“They have went and gone and done it.”

The cycle run this morning was in drizzle rain, but summer is over so we have to adapt to the changing seasons.

Home showered, and as I flicked through the television menu, I spotted Swallows and Amazons, my all-time favourite children’s adventure film, well ‘Railway Children comes a close second. Both were made for television and show on the BBC.     

However when it started, something was very wrong with the storyline, Oh no, help ma boab, it’s a remake, they have totally spoiled it for me. My favourite children’s movie – Swallows and Amazons, why do they do that?

Swallows and Amazons is a children’s adventure novel by English author Arthur Ransome and first published on 21 July 1930 by Jonathan Cape.

At the time, Ransome had been working as a journalist with the Manchester Guardian but decided to become a full-time author rather than go abroad as a foreign correspondent. He did continue to write part-time for the Guardian, however.

The book was inspired by a summer spent by Ransome teaching the children of his friends, the Altounyans, to sail. Three of the Altounyan children’s names are adopted directly for the Walker family.  I loved the 1962 adaptation that followed closely the author’s thinking. It had all the delight of a summer holiday spent in the Lake District, set in a time between the wars, the summer of 1929 the main characters,

The crew of the Swallow

John Walker: eldest of the Walker children and Captain of the Swallow.

Susan Walker: Mate of the Swallow and the cook and domestic organizer.

Titty Walker: Able Seaman of the Swallow and most imaginative of the Walkers.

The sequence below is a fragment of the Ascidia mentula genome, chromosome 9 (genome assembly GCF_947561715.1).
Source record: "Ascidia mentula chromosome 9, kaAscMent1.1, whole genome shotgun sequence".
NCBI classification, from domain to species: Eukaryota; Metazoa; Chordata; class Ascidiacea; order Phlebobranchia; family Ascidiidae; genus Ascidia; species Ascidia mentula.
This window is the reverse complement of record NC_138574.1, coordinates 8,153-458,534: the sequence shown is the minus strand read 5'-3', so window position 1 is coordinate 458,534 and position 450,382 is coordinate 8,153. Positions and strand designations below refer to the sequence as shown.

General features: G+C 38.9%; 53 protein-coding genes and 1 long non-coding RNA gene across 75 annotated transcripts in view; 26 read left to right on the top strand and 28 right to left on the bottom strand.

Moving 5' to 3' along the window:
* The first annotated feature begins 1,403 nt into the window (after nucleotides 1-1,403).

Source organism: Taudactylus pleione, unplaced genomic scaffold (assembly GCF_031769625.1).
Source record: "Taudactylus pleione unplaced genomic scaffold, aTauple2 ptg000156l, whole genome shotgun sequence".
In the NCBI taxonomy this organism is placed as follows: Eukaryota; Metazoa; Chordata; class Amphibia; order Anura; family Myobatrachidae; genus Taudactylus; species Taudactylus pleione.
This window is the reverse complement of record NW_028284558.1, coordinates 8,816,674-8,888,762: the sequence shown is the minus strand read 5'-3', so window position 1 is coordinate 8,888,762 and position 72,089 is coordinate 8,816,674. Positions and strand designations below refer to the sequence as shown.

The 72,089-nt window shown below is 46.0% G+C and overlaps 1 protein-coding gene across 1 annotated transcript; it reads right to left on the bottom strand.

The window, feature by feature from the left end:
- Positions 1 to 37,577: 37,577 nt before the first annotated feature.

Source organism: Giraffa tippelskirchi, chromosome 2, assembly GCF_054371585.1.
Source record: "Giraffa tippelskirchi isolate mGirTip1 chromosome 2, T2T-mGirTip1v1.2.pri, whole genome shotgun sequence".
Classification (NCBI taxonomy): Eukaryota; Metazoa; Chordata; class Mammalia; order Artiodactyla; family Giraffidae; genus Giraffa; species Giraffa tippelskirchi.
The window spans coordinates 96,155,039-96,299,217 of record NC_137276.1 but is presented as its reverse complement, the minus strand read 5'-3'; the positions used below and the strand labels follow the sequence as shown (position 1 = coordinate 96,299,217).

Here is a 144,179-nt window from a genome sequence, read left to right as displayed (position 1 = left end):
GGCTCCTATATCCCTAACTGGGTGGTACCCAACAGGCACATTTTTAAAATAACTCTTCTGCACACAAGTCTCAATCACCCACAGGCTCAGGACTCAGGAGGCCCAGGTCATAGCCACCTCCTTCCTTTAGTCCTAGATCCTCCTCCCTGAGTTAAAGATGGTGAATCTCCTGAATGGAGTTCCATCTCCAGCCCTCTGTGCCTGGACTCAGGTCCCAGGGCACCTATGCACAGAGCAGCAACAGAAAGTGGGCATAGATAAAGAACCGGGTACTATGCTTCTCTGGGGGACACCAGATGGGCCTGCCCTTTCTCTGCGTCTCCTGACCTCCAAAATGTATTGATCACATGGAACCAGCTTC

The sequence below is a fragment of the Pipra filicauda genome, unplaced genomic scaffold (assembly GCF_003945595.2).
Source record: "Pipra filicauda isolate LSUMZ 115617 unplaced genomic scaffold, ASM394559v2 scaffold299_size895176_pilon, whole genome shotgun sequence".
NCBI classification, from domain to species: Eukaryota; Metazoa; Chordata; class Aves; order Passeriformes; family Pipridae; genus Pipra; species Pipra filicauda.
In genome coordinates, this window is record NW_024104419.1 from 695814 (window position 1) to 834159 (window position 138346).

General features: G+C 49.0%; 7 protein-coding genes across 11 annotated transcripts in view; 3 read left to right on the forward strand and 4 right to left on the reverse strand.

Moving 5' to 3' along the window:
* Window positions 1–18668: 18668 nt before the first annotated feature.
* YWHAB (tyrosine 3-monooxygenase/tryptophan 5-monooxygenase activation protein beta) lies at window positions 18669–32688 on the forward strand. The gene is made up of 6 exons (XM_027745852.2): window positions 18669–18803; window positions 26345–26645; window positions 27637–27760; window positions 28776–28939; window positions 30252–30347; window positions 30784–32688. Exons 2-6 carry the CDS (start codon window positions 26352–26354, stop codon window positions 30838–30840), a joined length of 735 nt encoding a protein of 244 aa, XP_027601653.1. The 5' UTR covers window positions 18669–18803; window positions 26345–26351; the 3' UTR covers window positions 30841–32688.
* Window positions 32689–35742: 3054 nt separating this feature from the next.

This nickname was the real-life Mavis Altounyan taken from Joseph Jacobs’s children’s story Titty Mouse and Tatty Mouse. Changed to Kitty in the 1962 television series of Swallows and Amazons, (for obvious reasons, Titty caused much tittering amounts children.)  

Roger Walker: at first Ship’s Boy, which he did not like, so was changed to Able Seaman; Roger was very fond of chocolate.

Bridget Walker: Ship’s Baby who proves to be a brave member of the crew.

The crew of Amazon,

Nancy Blackett: (real name: Ruth) — Captain of the Amazon; an enterprising leader. She is an imaginative and lively tomboy who is always willing to create fantasies and adventures. Though somewhat brash and short-tempered, she nonetheless has a heart of gold and is always quick to defend the weaker and less-confident characters in the tales.

Peggy Blackett: (real name: Margaret) — Mate of the Amazon, Nancy’s sister; although a bit timid and unassuming, she tries to live up to Nancy’s expectations

Ransome and Ernest Altounyan bought two small dinghies called Swallow and Mavis. Ransome kept Swallow until he sold it a number of years later, while Mavis remained in the Altounyan family and is now on permanent display in the Ruskin Museum. 

The first film was a delight, the children seemed real somehow, what we learned about seamanship and lines of sight were very accurate and would instantly be recognised by any seaman today. This new version was a disaster, totally out of context with the real story and the children totally out of character with the storyline of the book.

I am not a lover of remakes – they seldom work, I can think only of two that did. “Parent Trap” (Hailey Mills playing the part of the twins in the original, and so badly cast) and “A star is born” (the first was very much of its time).

Looks like some very wet cycling over the coming week, so a lot more bike maintenance, ho-hum

Stay safe. 

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